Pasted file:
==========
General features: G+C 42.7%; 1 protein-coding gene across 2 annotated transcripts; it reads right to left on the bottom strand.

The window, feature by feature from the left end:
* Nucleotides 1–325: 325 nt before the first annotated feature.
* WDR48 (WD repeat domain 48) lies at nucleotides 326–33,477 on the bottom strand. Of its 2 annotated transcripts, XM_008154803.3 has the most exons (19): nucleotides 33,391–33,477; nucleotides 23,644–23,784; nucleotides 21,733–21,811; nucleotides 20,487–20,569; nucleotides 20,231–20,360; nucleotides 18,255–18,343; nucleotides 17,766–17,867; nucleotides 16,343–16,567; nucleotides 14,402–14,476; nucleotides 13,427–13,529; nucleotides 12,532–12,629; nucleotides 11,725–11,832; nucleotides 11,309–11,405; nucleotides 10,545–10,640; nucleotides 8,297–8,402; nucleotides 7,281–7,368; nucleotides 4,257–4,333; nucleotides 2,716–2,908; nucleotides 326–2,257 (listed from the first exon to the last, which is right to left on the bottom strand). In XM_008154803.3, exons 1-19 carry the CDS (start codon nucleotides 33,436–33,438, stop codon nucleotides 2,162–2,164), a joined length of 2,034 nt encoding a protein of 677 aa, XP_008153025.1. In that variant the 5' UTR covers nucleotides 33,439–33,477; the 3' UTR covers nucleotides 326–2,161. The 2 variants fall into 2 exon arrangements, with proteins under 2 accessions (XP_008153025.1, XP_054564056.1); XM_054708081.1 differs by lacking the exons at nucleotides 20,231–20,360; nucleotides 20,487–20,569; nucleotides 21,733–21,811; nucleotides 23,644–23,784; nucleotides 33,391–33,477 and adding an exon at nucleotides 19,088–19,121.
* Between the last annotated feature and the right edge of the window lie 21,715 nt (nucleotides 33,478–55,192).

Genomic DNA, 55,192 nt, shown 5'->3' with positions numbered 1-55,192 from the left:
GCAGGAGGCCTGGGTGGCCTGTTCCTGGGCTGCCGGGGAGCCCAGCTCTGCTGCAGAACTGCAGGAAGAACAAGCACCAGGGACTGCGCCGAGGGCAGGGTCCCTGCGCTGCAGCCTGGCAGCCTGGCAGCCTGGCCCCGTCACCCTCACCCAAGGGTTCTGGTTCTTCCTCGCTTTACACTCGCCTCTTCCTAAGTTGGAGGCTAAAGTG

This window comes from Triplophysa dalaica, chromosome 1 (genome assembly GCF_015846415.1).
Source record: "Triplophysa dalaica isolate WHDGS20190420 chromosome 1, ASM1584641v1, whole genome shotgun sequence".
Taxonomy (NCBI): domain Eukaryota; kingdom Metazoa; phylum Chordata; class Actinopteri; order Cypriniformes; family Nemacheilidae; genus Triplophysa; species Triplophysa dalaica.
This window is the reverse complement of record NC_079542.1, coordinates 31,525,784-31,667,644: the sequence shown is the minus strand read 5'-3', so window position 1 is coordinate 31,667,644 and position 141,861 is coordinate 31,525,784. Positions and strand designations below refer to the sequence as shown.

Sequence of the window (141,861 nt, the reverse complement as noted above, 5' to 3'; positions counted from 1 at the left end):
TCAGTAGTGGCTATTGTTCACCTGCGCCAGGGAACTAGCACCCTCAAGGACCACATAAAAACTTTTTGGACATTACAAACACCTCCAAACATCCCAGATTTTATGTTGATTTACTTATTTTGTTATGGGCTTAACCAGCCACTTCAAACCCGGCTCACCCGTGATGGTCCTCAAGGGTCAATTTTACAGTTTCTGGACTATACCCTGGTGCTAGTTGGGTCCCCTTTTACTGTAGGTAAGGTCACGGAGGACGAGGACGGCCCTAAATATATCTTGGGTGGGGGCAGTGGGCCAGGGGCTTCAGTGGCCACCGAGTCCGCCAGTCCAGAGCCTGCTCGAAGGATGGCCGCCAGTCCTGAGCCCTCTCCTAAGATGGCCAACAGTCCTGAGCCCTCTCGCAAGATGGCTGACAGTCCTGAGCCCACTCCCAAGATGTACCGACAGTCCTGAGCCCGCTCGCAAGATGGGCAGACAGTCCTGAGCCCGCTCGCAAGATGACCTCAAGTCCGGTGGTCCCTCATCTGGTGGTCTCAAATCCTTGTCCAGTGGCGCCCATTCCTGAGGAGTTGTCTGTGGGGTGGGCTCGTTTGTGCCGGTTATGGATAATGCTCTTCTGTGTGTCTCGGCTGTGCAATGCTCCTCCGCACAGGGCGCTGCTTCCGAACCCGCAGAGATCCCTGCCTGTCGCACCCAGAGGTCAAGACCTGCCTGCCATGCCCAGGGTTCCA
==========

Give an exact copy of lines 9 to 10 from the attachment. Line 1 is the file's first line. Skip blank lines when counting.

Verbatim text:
Source record: "Triplophysa dalaica isolate WHDGS20190420 chromosome 1, ASM1584641v1, whole genome shotgun sequence".
Taxonomy (NCBI): domain Eukaryota; kingdom Metazoa; phylum Chordata; class Actinopteri; order Cypriniformes; family Nemacheilidae; genus Triplophysa; species Triplophysa dalaica.